Tuesday, November 30, 2010

Monday, November 29, 2010

Louisa May Alcott: November 29, 1832

Happy Birthday Louisa May Alcott

Author of "Little Women" (1868)

November 29, 1832

"Little Women Series"  

Jennifer R. Bernard

Photography by Jennifer

Sunday, November 28, 2010

Louisa May Alcott's Apple Slump

Louisa May Alcott's Apple Slump

6 cups apples, pared, cored, and sliced
1 cup granulated sugar
1 teaspoon cinnamon
1/2 cup water
1 1/2 cups sifted all-purpose flour
1/4 teaspoon salt
1 1/2 teaspoons baking powder
About 1/2 cup milk

Combine apple slices, sugar, cinnamon and water in a saucepan with a tight-fitting lid. Heat to the boiling point.

Sift together flour, salt and baking powder. Stir in enough milk to make a soft dough. Drop dough from a tablespoon onto apple mixture. Cover tightly and cook over low heat for 30 minutes.

Serve warm with New England Nutmeg Sauce or rich cream. This dessert can also be made with fresh or frozen berries. Serves 6.

New England Nutmeg Sauce:
1 cup granulated sugar
1 tablespoon flour
1 cup boiling water
1 tablespoon butter

Mix together sugar and flour. Stir in boiling water and cook, stirring constantly, until sauce bubbles and thickens slightly. Add 1 tablespoon butter and simmer gently for 5 minutes. Remove from heat and stir in nutmeg. Serve hot.

Sunday, November 21, 2010

Red Barn Garden

"I prefer winter and fall, when you feel the bone structure of the
landscape - the loneliness of it, the dead feeling of winter.
Something waits beneath it, the whole story doesn't show." 

    Andrew Wyeth

Wednesday, November 17, 2010

Tuesday, November 16, 2010

"Keep your fears to yourself but share your courage with others." Robert Louis Stevenson

"Keep your fears to yourself but share your courage with others." 

Robert Louis Stevenson

Front Door at the home of Rebecca Nurse of Old Salem Village

"Look at everything as though you were seeing it either for the first or last time." Betty Smith

"Look at everything as though you were seeing it either for the first or last time." Betty Smith

"Little Women" series created by photographer Jennifer R. Bernard

Re Enactment portrait of:  Elizabeth Sewall Alcott  "Beth" from "Little Women" (1868)


Saturday, November 13, 2010

Louisa May Alcott Home of "Little Women" (1868)

The Orchard House

Concord, Massachusetts

Home of Louisa May Alcott and the Alcott family from 1858 to 1877.

"Little Women" (1868) written in Louisa May Alcott's upstairs bedroom in this home.

Jennifer R. Bernard
Photography by Jennifer

Tuesday, November 9, 2010

When a Door Closes Another Door Opens

When one door closes another door opens; but we often look so long and so regretfully upon the closed door, that we do not see the ones which open for us.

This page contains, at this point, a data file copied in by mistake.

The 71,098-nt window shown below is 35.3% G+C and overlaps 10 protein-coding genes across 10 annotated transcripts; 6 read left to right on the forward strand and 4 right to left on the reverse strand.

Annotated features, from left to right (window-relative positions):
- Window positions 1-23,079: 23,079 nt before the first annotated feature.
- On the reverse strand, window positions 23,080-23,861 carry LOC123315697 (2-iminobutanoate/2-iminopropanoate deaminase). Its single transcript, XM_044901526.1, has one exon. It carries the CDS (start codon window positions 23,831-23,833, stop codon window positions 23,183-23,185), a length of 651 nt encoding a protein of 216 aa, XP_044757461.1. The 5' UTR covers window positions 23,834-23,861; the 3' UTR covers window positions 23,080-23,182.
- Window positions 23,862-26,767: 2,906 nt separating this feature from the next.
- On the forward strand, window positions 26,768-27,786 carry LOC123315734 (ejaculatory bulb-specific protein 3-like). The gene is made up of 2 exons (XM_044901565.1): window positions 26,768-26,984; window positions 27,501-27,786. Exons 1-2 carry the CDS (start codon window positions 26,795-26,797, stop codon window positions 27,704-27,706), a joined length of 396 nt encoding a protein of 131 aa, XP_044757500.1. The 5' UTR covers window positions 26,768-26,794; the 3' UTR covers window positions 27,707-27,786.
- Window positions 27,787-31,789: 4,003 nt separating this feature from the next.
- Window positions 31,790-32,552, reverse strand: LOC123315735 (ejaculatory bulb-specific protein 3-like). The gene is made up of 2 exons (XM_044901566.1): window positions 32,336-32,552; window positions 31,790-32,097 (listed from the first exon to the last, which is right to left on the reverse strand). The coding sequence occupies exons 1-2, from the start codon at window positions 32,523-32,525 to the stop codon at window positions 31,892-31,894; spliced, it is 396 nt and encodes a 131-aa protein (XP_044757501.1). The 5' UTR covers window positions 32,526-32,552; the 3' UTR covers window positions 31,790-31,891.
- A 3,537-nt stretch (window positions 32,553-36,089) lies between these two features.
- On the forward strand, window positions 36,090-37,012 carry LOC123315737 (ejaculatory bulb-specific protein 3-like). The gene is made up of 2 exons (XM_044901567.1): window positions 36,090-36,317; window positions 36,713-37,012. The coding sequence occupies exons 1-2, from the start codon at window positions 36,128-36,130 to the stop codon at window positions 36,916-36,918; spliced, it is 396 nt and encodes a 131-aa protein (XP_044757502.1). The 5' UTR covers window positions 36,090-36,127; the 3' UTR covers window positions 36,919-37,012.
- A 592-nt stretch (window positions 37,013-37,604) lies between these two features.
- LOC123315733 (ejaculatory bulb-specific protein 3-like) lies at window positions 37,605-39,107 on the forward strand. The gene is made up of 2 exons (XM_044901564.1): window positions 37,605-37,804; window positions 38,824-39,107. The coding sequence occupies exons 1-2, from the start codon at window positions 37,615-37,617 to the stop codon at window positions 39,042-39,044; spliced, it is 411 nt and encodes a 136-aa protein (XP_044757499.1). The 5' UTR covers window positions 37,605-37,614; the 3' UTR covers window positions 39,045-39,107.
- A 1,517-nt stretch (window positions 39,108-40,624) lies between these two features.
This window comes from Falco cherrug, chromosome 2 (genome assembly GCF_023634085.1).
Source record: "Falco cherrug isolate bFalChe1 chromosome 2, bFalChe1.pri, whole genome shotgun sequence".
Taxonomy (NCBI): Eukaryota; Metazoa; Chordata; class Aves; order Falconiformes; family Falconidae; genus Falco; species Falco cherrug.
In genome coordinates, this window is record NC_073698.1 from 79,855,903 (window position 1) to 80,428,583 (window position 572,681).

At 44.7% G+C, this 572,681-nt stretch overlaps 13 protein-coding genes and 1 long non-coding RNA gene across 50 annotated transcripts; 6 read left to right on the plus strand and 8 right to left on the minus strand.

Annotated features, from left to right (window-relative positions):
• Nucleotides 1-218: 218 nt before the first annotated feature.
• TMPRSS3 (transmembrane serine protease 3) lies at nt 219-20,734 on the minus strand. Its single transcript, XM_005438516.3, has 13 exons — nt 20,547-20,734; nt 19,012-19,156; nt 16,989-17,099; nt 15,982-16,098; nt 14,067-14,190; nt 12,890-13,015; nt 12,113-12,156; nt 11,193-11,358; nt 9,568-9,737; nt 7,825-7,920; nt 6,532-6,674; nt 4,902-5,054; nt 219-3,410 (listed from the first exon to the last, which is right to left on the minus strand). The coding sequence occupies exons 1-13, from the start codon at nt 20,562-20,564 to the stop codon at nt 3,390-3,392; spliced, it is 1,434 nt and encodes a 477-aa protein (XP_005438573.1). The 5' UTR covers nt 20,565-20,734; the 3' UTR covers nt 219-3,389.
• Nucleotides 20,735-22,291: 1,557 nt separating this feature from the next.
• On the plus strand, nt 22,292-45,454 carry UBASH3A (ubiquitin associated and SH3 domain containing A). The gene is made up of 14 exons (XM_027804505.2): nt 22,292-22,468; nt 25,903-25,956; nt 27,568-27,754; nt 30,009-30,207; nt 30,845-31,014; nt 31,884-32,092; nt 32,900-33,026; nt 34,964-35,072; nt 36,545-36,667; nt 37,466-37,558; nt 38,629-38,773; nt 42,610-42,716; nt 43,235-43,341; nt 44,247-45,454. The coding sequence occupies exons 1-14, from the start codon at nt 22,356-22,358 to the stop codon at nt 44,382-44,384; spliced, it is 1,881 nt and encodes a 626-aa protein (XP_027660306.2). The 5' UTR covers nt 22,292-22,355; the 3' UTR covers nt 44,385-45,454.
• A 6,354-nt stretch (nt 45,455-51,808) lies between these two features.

Alexander Graham Bell(1847 - 1922)

Monday, November 8, 2010

Thursday, November 4, 2010

Robert Frost - Stone House Vermont

Robert Frost's Stone House:  Shaftsbury, Vermont  (1920-1929)

A famous poem written while residing at the Stone House  in 1922.

Stopping By Woods on a Snowy Evening

Whose woods these are I think I know. 
His house is in the village though;
He will not see me stopping here
To watch his woods fill up with snow.

My little horse must think it queer
To stop without a farmhouse near
Between the woods and frozen lake
The darkest evening of the year. 

He gives his harness bells a shake
To ask if there is some mistake.
The only other sound's the sweep
Of easy wind and downy flake. 

The woods are lovely, dark and deep.
But I have promises to keep,
And miles to go before I sleep,
And miles to go before I sleep. 

Robert Frost (1922)

Wednesday, November 3, 2010

Monday, November 1, 2010

My November Guest: Robert Frost "A Boys Will" (1915)

My November Guest

My Sorrow, when she's here with me,
Thinks these dark days of autumn rain
Are beautiful as days can be;
She loves the bare, the withered tree;
She walked the sodden pasture lane.

Her pleasure will not let me stay.
She talks and I am fain to list:
She's glad the birds are gone away,
She's glad her simple worsted gray
Is silver now with clinging mist.

The desolate, deserted trees,
The faded earth, the heavy sky,
The beauties she so truly sees,
She thinks I have no eye for these,
And vexes me for reason why.

Not yesterday I learned to know
The love of bare November days
Before the coming of the snow,
But it were vain to tell her so,
And they are better for her praise.

Robert Frost